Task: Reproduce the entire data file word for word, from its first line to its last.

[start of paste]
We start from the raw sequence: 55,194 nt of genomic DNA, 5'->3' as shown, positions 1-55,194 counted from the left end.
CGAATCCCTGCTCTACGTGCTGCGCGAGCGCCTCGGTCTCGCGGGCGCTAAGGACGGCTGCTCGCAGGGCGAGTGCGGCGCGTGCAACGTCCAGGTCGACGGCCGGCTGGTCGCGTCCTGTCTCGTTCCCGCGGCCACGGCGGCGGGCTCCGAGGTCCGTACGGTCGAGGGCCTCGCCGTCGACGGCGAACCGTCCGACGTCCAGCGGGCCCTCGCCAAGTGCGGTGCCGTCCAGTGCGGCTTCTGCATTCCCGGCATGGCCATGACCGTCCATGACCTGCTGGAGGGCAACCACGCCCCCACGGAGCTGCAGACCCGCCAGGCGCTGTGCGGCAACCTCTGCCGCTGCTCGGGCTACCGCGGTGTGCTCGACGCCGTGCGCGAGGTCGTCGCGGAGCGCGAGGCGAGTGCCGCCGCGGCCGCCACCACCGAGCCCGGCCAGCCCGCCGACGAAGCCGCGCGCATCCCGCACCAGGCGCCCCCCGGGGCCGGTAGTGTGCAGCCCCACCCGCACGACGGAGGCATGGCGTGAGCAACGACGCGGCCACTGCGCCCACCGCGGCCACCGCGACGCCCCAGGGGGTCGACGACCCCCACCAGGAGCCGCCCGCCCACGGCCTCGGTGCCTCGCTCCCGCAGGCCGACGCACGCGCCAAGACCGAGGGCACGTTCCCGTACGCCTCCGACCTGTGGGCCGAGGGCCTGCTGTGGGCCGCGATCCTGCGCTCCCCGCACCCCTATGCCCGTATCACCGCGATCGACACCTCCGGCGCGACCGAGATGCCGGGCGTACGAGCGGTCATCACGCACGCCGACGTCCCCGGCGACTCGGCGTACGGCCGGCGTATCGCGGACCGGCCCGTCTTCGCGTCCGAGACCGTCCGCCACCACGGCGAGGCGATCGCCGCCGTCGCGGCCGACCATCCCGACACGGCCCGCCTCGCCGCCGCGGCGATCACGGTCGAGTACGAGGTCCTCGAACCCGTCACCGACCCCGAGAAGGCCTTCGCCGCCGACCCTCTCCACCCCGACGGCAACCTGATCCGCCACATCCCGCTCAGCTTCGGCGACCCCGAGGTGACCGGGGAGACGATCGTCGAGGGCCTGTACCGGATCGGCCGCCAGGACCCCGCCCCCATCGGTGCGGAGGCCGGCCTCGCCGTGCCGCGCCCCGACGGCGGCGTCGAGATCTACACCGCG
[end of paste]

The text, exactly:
We start from the raw sequence: 55,194 nt of genomic DNA, 5'->3' as shown, positions 1-55,194 counted from the left end.
CGAATCCCTGCTCTACGTGCTGCGCGAGCGCCTCGGTCTCGCGGGCGCTAAGGACGGCTGCTCGCAGGGCGAGTGCGGCGCGTGCAACGTCCAGGTCGACGGCCGGCTGGTCGCGTCCTGTCTCGTTCCCGCGGCCACGGCGGCGGGCTCCGAGGTCCGTACGGTCGAGGGCCTCGCCGTCGACGGCGAACCGTCCGACGTCCAGCGGGCCCTCGCCAAGTGCGGTGCCGTCCAGTGCGGCTTCTGCATTCCCGGCATGGCCATGACCGTCCATGACCTGCTGGAGGGCAACCACGCCCCCACGGAGCTGCAGACCCGCCAGGCGCTGTGCGGCAACCTCTGCCGCTGCTCGGGCTACCGCGGTGTGCTCGACGCCGTGCGCGAGGTCGTCGCGGAGCGCGAGGCGAGTGCCGCCGCGGCCGCCACCACCGAGCCCGGCCAGCCCGCCGACGAAGCCGCGCGCATCCCGCACCAGGCGCCCCCCGGGGCCGGTAGTGTGCAGCCCCACCCGCACGACGGAGGCATGGCGTGAGCAACGACGCGGCCACTGCGCCCACCGCGGCCACCGCGACGCCCCAGGGGGTCGACGACCCCCACCAGGAGCCGCCCGCCCACGGCCTCGGTGCCTCGCTCCCGCAGGCCGACGCACGCGCCAAGACCGAGGGCACGTTCCCGTACGCCTCCGACCTGTGGGCCGAGGGCCTGCTGTGGGCCGCGATCCTGCGCTCCCCGCACCCCTATGCCCGTATCACCGCGATCGACACCTCCGGCGCGACCGAGATGCCGGGCGTACGAGCGGTCATCACGCACGCCGACGTCCCCGGCGACTCGGCGTACGGCCGGCGTATCGCGGACCGGCCCGTCTTCGCGTCCGAGACCGTCCGCCACCACGGCGAGGCGATCGCCGCCGTCGCGGCCGACCATCCCGACACGGCCCGCCTCGCCGCCGCGGCGATCACGGTCGAGTACGAGGTCCTCGAACCCGTCACCGACCCCGAGAAGGCCTTCGCCGCCGACCCTCTCCACCCCGACGGCAACCTGATCCGCCACATCCCGCTCAGCTTCGGCGACCCCGAGGTGACCGGGGAGACGATCGTCGAGGGCCTGTACCGGATCGGCCGCCAGGACCCCGCCCCCATCGGTGCGGAGGCCGGCCTCGCCGTGCCGCGCCCCGACGGCGGCGTCGAGATCTACACCGCG